It is a curious thing, the death of a loved one. We all know that our time in this world is limited, and that eventually all of us will end up underneath some sheet, never to wake up. And yet it is always a surprise when it happens to someone we know. It is like walking up the stairs to your bedroom in the dark, and thinking there is one more stair than there is. Your foot falls down, through the air, and there is a sickly moment of dark surprise as you try and readjust the way you thought of things.
― Lemony Snicket,
Death is a horrible business. The loss of two young lives this week, unrelated to one another, one a young wife and mother, the other, a sixteen-year-old son and brother. Both loved deeply by their people. Our significance, yet impermanence revealed. Suffering in life contrasted by relief in death. Deep, gut-wrenching sadness in loss, joy in remembrance. Both/And.
Grief, that thing which appears both terrifying and remarkable, horrific and lovely, the most difficult yet the most important. This work is essential while at the same time full of confusion and uncertainty. One can sob wildly and laugh uncontrollably, one can fantasize of the life returning, grateful for the end of suffering. The loss, a gaping vast wound, the memory returning over and over and over again, a consistent notice of the vacuum left behind.
Grief carves a canyon in our souls, twisting and winding through our daily existence, layers revealed at the most inconvenient of times. Grief as precise as a surgeon, excises, no corner, no surface, no emotion, no experience unexamined, unturned. The full work breathtaking and complete, renders us powerless in its clutches. The canyon walls slowly etched into a brilliant tapestry, layer upon layer of occasions, regret, memory.
Nerve endings exposed in the carving. The largest and tiniest of fibers poking out of the sediment, all requiring attention.
We are always left with a choice. Do we choose the numbing path or the feeling path? How does one choose this most uncertain, terrifying, unpredictable road? The grief will deal with us, somehow, someway. In choosing to feel, in the working out, the sifting, wrestling, the nerves become the most awe-inspiring parts of the tapestry, adding depth and shine to the walls, erected in the memory of our desperately loved. The holy work of grief more and more complete, revealing the unique truth and beauty of an imperfect life.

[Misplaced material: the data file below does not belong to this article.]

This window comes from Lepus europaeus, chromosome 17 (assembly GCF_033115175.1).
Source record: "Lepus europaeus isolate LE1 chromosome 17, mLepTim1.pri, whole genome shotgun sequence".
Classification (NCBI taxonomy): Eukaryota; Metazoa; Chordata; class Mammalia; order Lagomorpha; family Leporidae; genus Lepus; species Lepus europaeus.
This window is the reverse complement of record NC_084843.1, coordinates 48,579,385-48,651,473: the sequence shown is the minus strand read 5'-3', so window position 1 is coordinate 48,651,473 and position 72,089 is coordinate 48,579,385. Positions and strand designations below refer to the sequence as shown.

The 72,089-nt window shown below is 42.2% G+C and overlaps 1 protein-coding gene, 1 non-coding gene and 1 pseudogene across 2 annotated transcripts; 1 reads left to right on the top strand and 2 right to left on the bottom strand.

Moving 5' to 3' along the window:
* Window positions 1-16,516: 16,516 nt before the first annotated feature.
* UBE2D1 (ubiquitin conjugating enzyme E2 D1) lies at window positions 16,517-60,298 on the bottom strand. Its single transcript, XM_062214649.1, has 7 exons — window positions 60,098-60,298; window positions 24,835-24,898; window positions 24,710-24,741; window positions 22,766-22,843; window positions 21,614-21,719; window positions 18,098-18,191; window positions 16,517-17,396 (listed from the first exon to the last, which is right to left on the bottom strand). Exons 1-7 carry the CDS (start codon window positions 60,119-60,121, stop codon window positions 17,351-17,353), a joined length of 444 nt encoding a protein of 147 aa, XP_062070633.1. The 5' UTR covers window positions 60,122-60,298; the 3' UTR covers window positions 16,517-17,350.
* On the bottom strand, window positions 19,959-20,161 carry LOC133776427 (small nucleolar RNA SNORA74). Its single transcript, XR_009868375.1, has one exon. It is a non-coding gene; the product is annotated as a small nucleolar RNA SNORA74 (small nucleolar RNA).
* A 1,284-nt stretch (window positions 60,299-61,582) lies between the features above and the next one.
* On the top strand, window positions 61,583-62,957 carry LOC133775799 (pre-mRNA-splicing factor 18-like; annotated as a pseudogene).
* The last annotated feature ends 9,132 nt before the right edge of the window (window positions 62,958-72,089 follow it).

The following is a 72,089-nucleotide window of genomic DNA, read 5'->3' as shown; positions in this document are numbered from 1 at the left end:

As a girl, just shy of 12, I stood over my unmade bed weeping. Never was I required to change the sheets. This was my mom’s work. She was gone now, it was up to me. Her life taken by a brain aneurysm at the too-young age of 37, leaving behind a young husband and four children.
While I wouldn’t wish the pain upon anyone, none of us get to escape. Grief is terrifying, the belief we may never return from the places we must go. But we will. This is the complete work, the work that allows us to move forward, to keep putting one foot in front of the other, so we can someday dream again.This work is essential, the other side revealing light, grace, knowledge, solidity.
A friend recently asked what I thought my life would be like if Mom were still alive. I have no idea, for I couldn’t answer, nor did I need to. Why wouldn’t I want my mom alive? Yet, who would I be now? Would I be married to the same man, live in the same wonderful state, have my three remarkable children? Would I be me…this person I’ve come to love? Questions with no answers.
Grief allows us to become, allows us to journey along life’s paths, growing.
Grief allows us to honor the authentic lives of those we’ve lost. When grief is done well, martyrs and saints are not manufactured, only real people celebrated with weird quirks, preferences, fear, desires, joy, sadness.
Grief allows us to carry our loved ones near, fueling the love and care of others, the love and care of ourselves. We can be light, hope, strength in the world, full of compassion, empathy and truth -motivated by a touch of pride piled high with heaps of wonder and grace. There is no room for shame, for we have done and will continue our work.
A limp will always remain, a reminder of the journey, the valley, the process. This is good news. I want to remember. My voice still catches in my throat, tears quick to surface, still surprising me after all these years. I will never be over her, for she will always stay with me. My grief ensures she will never be lost.
It is good, this work is good.
Life is very good.